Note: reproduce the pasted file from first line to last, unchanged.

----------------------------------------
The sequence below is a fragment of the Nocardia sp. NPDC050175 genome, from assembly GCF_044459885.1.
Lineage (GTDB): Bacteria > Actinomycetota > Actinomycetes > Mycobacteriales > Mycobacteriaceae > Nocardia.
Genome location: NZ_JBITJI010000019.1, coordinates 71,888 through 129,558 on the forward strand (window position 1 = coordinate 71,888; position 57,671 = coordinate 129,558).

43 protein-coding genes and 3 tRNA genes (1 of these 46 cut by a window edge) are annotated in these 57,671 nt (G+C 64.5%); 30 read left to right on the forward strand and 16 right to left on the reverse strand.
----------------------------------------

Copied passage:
The sequence below is a fragment of the Nocardia sp. NPDC050175 genome, from assembly GCF_044459885.1.
Lineage (GTDB): Bacteria > Actinomycetota > Actinomycetes > Mycobacteriales > Mycobacteriaceae > Nocardia.
Genome location: NZ_JBITJI010000019.1, coordinates 71,888 through 129,558 on the forward strand (window position 1 = coordinate 71,888; position 57,671 = coordinate 129,558).

43 protein-coding genes and 3 tRNA genes (1 of these 46 cut by a window edge) are annotated in these 57,671 nt (G+C 64.5%); 30 read left to right on the forward strand and 16 right to left on the reverse strand.